The Indian Hegemony in Bhutan

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By TON Research Section

The Himalayan kingdom of Bhutan maintains healthy relations with its neighbour India. The diplomatic relations between both the countries were established in 1968 but before that the treaty of friendship and cooperation was signed in 1949 between both the countries, which was later revised in February 2007, which served as a basic framework for relations. Since then Bhutan has been an ally of India but on the other hand India has not maintained cordial relations with its other neighbouring countries like Pakistan, Nepal and China. In recent times, India has been using hegemonic methods in diplomacy to handle international relations that is slowly driving-away its neighbours.

The relations between India and Bhutan have been sustained by the regular visits, meetings and other high level dialogues however, India is playing a key role in the socio-economic transformation of Bhutan and on the other hand Bhutan is also serving interests of India. India’s policy for Bhutan is focused on cooperation based on its needs and requirements and India does not want any other country especially China to build its sphere of influence in Bhutan. India has strong hold on Bhutan politically, economically and socially therefore, Bhutan also cannot completely ignore India. India is Bhutan’s largest development partner and has funded Bhutan’s entire first (1961-1966) and second (1967-1972) five year plans. Between 2000 and 2017, Bhutan received total of $ 4.7 billion in grants from India. There are various ongoing development projects in areas such as trade transit, economic, hydro-power, development cooperation, water resources, security, border management and other areas between both the countries.

Recently, on 28th June, 2021, the Third India-Bhutan Development Cooperation talks were held in a virtual mode. According to India’s Ministry of External Affairs statement, “Government of India has committed Rs. 4500 crore for the implementation of development projects and Rs. 400 crores for the transitional Trade Support Facility during Bhutan’s 12th Five Year Plan (2018 - 2023).” It added that, “77 large and intermediate projects and 524 Small Development Projects (SDPs)/ High Impact Community Development Projects (HICDPs) are at various stages of implementation under the 12th Five Year Plan.”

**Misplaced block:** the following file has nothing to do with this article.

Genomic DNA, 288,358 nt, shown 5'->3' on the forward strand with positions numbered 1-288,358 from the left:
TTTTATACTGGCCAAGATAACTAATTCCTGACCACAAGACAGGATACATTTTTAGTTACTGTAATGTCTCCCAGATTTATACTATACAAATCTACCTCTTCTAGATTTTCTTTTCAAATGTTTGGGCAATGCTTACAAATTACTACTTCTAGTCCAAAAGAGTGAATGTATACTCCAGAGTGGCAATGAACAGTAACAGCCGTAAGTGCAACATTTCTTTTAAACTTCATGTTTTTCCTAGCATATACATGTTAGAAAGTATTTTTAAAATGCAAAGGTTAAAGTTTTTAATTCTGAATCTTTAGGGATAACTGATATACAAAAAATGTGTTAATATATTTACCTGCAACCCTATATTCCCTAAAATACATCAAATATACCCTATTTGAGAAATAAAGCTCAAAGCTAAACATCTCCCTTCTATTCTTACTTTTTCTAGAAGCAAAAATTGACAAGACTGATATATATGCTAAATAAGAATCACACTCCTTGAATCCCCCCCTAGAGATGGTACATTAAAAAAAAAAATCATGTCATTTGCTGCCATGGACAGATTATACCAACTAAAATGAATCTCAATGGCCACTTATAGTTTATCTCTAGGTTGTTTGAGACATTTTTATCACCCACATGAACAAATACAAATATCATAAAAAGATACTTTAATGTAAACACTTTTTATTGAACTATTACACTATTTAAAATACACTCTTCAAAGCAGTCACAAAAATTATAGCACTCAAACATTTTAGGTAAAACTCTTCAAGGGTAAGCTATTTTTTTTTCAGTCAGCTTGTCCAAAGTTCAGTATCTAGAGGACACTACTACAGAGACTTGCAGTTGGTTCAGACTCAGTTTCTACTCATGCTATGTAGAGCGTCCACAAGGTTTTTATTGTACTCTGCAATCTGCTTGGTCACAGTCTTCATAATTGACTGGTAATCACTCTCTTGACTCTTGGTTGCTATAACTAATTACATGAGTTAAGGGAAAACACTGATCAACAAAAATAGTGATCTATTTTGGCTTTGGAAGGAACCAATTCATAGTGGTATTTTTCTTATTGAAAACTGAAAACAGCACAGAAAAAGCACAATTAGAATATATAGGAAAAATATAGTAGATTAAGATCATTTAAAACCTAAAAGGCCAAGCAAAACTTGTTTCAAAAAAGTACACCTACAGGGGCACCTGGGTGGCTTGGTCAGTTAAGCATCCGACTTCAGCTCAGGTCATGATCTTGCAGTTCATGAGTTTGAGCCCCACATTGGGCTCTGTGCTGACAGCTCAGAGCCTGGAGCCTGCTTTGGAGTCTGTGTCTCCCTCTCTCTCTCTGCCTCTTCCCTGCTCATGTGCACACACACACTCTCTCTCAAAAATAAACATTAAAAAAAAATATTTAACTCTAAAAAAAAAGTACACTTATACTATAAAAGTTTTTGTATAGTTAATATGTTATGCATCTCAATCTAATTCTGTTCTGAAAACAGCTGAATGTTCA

Bhutan is a pivotal to two of the India's major foreign policies, "Neighbourhood First Policy" and the "Act-East Policy". However, it could not be denied that India consider Bhutan as a necessary piece for ensuring its economic and strategic hegemony in the region. Despite the development projects and economic progress in Bhutan under India’s umbrella the government of Bhutan is facing major challenges of rising foreign debt to India and unemployment in country. Now, even though the cordial relations between both countries, Bhutan is in heft to pursue its own strategic interest, pushing its own economic agenda and is now seeking to mend its relations with China. Now the Bhutan’s government and majority population seeks shift towards Chinese investment in the country for better future but India remains as a hurdle in shifting Bhutan’s foreign policy.

Earlier, when the Bhutan’s Prime Minister Jigme Thinley met with his Chinese counterpart Wen Jiabao in 2012 on the side-lines of Rio+20 Summit, India retaliated by withdrawing all fuel subsidies, which resulted in huge crisis in landlocked tiny Himalayan kingdom. Undoubtedly, this subsidy cut was just to give a picture of domination and diplomatic overkill. However, after this low point of relations between both the countries, Indian Prime Minister Narendra Modi visited Bhutan in 2014 and then again visited in 2019 to keep the relations even. On one hand India is investing in Bhutan but on the other hand Bhutan is also of the largest beneficiaries to India. Bhutan is also exporting surplus electricity to India. So far, Indian government has constructed three Hydropower projects (HEPs) and most of the power is directed to India because it is control over them.

Moreover, the geographical location of Bhutan is also a key factor, as India's policy is concerned. The geography of the border and India’s policy towards Bhutan clearly shows that India wants to takeover Himalaya’s tiny kingdom to defend its border from any northern threat. However, India’s strategic thinking has certainly a continental outlook and is struggling hard to build its alliance with the smaller South Asian states, as parts of its aspirations are to be a dominating power in the region but due to these policies, all the neighbours have turned hostile against India. India needs to review its foreign policy from a wider perspective. Today, Bhutan’s foreign policy is clearly revealing India’s hegemonic role. Somewhat it also seems that the sovereignty of Bhutan is foregone idea because India has strong grip over Bhutan’s economy and military therefore, it will be difficult for Bhutan to gain diplomatic independence. Albeit, despite these tactics of India there are assumptions of changing stance and it seems that India is losing ground.

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